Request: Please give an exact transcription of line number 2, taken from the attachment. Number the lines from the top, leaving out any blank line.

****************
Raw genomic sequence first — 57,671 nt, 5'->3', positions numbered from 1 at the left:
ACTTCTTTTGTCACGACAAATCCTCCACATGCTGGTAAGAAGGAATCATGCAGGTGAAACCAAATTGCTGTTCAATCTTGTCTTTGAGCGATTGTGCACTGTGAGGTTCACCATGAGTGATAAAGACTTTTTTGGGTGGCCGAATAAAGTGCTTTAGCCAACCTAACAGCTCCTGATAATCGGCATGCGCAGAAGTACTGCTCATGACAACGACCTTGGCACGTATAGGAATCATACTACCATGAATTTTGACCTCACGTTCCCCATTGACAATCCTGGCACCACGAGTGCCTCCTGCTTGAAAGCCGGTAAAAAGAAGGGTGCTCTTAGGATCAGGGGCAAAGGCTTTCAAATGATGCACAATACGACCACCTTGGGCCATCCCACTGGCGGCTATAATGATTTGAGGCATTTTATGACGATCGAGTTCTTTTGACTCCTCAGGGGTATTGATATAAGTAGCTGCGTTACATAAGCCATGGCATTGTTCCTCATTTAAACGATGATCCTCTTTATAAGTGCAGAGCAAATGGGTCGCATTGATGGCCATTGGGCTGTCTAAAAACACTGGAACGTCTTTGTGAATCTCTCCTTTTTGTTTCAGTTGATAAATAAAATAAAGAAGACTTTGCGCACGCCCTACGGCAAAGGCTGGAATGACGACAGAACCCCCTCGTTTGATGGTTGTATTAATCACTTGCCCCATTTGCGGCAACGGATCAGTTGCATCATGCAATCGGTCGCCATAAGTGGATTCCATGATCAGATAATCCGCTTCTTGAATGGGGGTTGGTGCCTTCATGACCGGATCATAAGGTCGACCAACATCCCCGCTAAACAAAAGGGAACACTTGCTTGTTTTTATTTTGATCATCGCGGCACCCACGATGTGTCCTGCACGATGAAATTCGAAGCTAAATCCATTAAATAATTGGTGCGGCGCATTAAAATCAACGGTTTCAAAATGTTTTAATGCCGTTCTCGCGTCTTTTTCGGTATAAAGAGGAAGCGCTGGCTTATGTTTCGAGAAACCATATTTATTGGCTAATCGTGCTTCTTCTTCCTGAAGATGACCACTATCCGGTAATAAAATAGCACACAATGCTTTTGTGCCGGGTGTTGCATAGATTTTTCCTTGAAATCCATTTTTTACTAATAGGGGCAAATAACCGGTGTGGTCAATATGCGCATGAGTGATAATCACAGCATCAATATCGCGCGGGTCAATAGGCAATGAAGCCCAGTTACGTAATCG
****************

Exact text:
ACTTCTTTTGTCACGACAAATCCTCCACATGCTGGTAAGAAGGAATCATGCAGGTGAAACCAAATTGCTGTTCAATCTTGTCTTTGAGCGATTGTGCACTGTGAGGTTCACCATGAGTGATAAAGACTTTTTTGGGTGGCCGAATAAAGTGCTTTAGCCAACCTAACAGCTCCTGATAATCGGCATGCGCAGAAGTACTGCTCATGACAACGACCTTGGCACGTATAGGAATCATACTACCATGAATTTTGACCTCACGTTCCCCATTGACAATCCTGGCACCACGAGTGCCTCCTGCTTGAAAGCCGGTAAAAAGAAGGGTGCTCTTAGGATCAGGGGCAAAGGCTTTCAAATGATGCACAATACGACCACCTTGGGCCATCCCACTGGCGGCTATAATGATTTGAGGCATTTTATGACGATCGAGTTCTTTTGACTCCTCAGGGGTATTGATATAAGTAGCTGCGTTACATAAGCCATGGCATTGTTCCTCATTTAAACGATGATCCTCTTTATAAGTGCAGAGCAAATGGGTCGCATTGATGGCCATTGGGCTGTCTAAAAACACTGGAACGTCTTTGTGAATCTCTCCTTTTTGTTTCAGTTGATAAATAAAATAAAGAAGACTTTGCGCACGCCCTACGGCAAAGGCTGGAATGACGACAGAACCCCCTCGTTTGATGGTTGTATTAATCACTTGCCCCATTTGCGGCAACGGATCAGTTGCATCATGCAATCGGTCGCCATAAGTGGATTCCATGATCAGATAATCCGCTTCTTGAATGGGGGTTGGTGCCTTCATGACCGGATCATAAGGTCGACCAACATCCCCGCTAAACAAAAGGGAACACTTGCTTGTTTTTATTTTGATCATCGCGGCACCCACGATGTGTCCTGCACGATGAAATTCGAAGCTAAATCCATTAAATAATTGGTGCGGCGCATTAAAATCAACGGTTTCAAAATGTTTTAATGCCGTTCTCGCGTCTTTTTCGGTATAAAGAGGAAGCGCTGGCTTATGTTTCGAGAAACCATATTTATTGGCTAATCGTGCTTCTTCTTCCTGAAGATGACCACTATCCGGTAATAAAATAGCACACAATGCTTTTGTGCCGGGTGTTGCATAGATTTTTCCTTGAAATCCATTTTTTACTAATAGGGGCAAATAACCGGTGTGGTCAATATGCGCATGAGTGATAATCACAGCATCAATATCGCGCGGGTCAATAGGCAATGAAGCCCAGTTACGTAATCG